Get with the times!

How data driven organizations can scrap the antiquated one-size-fits-all Coordinated Universal Time and develop timekeeping that works for them.

Evan Wimpey

Date Published:
April 1, 2022

We’ve all felt it. We’ve seen it on the faces of our colleagues, our families, and our business associates. The dreaded ‘spring forward’ day – where daylight savings time begins and our sanity ends (even if only temporarily). This is written on April 1, and you’re quite possibly still feeling the effects of your lost hour from several weeks ago. Defenders of the status quo will mention the increased daylight during the typical workday, the supposed reduction in energy consumption, and the historical precedence. Defenders of using horses as the primary means of transportation use the same trite arguments.

For the visionless, the answer is to get rid of daylight savings time (or, more preferably, standard time). For those who think strategically, however, there are much better solutions. What are those solutions? Well, it depends. When we help clients build a predictive model we don’t always use LightGBM, even though it is the best. Your organization shouldn’t always use Coordinated Universal Time, even though it is the best. Below, we’ll discuss some options for second-tier time coordination and considerations for selecting which one is useful for you.

Static Time

Sometimes when building predictive models it is difficult to beat a naïve model, which in regression is typically just predicting the mean.

The equivalent in time coordination is the static time approach: rather than exhaust resources keeping and coordinating time (clocks, calendars, time zones, etc.), just always assume the average time (12:00 when translated to UTC).

Organizations often want to use complicated approaches that require all users to spend time keeping time, but is it worth it? Call it 12 and be done with it.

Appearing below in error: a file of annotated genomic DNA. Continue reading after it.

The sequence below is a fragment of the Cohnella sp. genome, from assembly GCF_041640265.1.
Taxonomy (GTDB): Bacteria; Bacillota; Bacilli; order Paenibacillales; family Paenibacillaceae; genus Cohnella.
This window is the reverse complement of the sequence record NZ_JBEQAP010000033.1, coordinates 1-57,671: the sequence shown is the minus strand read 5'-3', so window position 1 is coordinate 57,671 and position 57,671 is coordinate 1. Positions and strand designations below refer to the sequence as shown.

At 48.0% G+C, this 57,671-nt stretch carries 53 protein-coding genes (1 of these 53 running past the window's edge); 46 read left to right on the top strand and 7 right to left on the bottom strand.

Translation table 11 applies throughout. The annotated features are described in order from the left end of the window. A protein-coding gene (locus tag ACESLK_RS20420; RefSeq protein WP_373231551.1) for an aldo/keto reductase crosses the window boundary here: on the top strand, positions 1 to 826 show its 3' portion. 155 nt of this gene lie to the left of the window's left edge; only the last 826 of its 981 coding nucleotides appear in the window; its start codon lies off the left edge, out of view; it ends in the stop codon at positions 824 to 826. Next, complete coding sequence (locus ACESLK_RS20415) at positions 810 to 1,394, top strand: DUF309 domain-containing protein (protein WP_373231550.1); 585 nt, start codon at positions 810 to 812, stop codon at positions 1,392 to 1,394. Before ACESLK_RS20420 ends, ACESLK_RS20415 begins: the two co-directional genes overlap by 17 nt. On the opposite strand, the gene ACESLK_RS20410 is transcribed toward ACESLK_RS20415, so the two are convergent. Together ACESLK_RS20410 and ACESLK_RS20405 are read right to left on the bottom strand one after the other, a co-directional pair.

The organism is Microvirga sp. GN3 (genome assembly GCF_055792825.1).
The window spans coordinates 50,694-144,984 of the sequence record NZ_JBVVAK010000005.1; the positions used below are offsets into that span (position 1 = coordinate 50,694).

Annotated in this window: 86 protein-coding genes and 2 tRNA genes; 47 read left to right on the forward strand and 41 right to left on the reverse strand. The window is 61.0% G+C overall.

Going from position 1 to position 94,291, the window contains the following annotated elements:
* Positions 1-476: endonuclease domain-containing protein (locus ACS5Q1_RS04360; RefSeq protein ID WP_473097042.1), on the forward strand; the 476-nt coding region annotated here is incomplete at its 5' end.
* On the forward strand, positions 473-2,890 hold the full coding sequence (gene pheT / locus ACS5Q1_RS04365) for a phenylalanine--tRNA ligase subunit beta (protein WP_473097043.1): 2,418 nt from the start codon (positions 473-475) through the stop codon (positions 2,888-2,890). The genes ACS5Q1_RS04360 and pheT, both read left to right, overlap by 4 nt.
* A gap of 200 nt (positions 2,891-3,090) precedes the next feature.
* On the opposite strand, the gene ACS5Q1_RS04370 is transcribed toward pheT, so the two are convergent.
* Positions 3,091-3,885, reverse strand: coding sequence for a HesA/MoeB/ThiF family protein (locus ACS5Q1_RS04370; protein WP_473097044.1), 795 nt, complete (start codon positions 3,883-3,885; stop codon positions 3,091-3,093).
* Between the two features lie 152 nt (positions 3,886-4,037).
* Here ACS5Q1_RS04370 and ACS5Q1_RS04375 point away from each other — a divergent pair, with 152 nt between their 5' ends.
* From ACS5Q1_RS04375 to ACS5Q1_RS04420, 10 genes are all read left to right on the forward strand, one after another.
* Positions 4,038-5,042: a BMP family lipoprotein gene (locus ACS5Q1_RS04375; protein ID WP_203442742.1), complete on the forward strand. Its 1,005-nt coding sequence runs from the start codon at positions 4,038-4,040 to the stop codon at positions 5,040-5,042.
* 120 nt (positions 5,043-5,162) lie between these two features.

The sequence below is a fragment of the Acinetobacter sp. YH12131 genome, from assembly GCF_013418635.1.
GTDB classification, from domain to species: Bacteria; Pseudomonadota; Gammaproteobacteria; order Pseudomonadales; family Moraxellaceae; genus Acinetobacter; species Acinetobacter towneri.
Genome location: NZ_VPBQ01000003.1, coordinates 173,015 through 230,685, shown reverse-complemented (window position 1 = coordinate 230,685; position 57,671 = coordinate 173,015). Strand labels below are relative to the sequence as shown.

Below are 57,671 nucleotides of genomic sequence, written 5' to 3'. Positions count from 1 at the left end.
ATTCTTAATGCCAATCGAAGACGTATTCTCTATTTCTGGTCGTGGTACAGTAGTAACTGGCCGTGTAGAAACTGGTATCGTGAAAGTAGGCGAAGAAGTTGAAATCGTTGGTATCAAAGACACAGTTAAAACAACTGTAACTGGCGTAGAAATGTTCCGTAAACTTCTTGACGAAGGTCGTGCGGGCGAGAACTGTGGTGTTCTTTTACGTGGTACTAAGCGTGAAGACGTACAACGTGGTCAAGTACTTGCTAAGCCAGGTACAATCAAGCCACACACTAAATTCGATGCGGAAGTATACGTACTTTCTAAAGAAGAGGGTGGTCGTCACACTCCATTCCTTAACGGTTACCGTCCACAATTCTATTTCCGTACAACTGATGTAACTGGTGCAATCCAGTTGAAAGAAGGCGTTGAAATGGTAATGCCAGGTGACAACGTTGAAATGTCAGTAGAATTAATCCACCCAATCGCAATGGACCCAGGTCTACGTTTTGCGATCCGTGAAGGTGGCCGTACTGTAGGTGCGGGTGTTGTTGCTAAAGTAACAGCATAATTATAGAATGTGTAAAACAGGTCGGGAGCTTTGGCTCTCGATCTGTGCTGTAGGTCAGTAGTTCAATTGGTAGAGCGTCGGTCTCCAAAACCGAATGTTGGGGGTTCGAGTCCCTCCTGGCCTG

Some organizations require fluctuations in time. Imagine a database that tracks the time that customers have to wait in line, or that it takes to fill a container, or that it takes an employee to create a task. Static Time makes those calculations incredibly efficient but provides no variability or useful measurement. Monotime allows for the calculation of time differences but centralizes the time keeping process to avoid renegade time keeping. Imagine a single location, likely your organization headquarters, that keeps solar time. The rest of the organization can simply use that time.

When your global company schedules a meeting at 4pm, everyone knows when to log in.

“It’s 4pm here, what time is it there?” now becomes “It’s 4pm”.

It is still possible to measure the passing of time, but there is no wasted effort into translating times between two places. This is perhaps the greatest balance in capability and flexibility.


Monotime keeps track of a solar time for a given location. If you have a powerful organizational leader that travels often (Bob), then the monotime could be set to his or her solar time, rather than to a static location. Or, have a major client? Make them your reference solar time! What a show of goodwill, and a useful tool to cater to the client’s schedule.

Continuous Time